Question: Should Chavez, an ambitious woman, have known back in the early '90s that this charitable act could create the appearance of public impropriety in any future confirmation hearing? Should she really have refused to shelter Marta Mercado and/or helped deport her? Answer: Is the kind of person who would do that, in the interests of furthering his or her political career, really the kind of person we want in high public office?
There are dangers, obviously, in allowing ourselves to be too gullible. But there are dangers, too, in an aggressive cynicism that does not even entertain the possibility that some who aspire to high office might actually act from motives of charity, compassion and personal service. The dangers of being "taken in" by Chavez's explanations are really less than the risk of ruling out as unfit for public office some of the best people in public life.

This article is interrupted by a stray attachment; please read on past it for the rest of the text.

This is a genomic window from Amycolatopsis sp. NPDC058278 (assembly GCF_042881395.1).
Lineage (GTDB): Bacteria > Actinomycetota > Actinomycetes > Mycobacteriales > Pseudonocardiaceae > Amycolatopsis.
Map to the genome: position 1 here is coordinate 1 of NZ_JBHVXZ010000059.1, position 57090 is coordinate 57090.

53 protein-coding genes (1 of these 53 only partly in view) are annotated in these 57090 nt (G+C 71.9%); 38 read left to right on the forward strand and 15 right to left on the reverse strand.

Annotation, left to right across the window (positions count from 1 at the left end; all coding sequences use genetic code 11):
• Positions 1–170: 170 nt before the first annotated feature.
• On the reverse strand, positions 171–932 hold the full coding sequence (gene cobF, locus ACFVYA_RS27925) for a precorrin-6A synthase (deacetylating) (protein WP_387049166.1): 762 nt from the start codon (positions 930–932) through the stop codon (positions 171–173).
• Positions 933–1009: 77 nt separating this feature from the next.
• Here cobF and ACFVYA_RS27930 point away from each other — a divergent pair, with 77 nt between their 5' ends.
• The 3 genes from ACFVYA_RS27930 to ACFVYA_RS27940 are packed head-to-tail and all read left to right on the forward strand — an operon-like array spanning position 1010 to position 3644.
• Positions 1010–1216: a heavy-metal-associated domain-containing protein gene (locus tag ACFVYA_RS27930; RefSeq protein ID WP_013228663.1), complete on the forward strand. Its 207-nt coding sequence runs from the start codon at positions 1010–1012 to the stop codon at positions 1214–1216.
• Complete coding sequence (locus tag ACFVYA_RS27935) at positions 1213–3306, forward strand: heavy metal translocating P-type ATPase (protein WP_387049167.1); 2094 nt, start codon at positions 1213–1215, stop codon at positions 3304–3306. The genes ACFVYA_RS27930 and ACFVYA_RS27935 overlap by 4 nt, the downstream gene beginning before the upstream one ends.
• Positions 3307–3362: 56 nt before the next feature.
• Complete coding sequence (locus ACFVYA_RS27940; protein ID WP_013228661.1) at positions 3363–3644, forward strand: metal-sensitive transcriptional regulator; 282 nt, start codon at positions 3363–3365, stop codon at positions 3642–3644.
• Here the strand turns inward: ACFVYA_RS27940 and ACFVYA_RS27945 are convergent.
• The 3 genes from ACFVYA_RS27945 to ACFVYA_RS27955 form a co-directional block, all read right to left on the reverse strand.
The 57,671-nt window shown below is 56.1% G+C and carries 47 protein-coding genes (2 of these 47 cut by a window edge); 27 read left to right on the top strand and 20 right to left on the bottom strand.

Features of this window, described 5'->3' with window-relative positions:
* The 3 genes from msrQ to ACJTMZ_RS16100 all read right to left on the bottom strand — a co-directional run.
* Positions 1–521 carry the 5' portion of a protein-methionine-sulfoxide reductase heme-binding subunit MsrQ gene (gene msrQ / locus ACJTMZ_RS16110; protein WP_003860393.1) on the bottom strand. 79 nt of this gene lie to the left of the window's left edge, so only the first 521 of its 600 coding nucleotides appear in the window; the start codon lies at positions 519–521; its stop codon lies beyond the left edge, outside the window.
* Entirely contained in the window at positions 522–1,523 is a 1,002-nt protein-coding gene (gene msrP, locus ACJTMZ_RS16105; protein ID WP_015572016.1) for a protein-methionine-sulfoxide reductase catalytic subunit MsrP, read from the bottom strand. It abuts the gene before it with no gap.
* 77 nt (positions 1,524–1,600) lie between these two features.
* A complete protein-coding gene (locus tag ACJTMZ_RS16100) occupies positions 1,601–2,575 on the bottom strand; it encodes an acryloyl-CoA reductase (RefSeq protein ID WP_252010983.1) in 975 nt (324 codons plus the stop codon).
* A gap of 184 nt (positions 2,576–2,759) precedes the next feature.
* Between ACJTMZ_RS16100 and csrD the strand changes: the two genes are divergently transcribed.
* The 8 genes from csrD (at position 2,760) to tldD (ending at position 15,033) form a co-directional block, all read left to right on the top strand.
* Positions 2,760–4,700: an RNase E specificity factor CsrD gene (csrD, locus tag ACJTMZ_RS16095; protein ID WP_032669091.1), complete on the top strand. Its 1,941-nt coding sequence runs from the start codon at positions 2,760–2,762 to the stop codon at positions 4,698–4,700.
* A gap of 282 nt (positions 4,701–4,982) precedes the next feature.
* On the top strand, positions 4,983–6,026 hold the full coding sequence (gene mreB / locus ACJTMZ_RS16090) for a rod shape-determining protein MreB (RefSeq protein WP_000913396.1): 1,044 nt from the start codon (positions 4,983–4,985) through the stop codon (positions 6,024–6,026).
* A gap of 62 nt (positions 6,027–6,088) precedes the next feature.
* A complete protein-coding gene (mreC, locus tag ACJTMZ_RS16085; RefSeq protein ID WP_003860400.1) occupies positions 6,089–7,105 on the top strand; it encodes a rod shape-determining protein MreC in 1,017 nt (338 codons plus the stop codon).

Maggie Gallagher is a nationally syndicated columnist, a leading voice in the new marriage movement and co-author of The Case for Marriage: Why Married People Are Happier, Healthier, and Better Off Financially.
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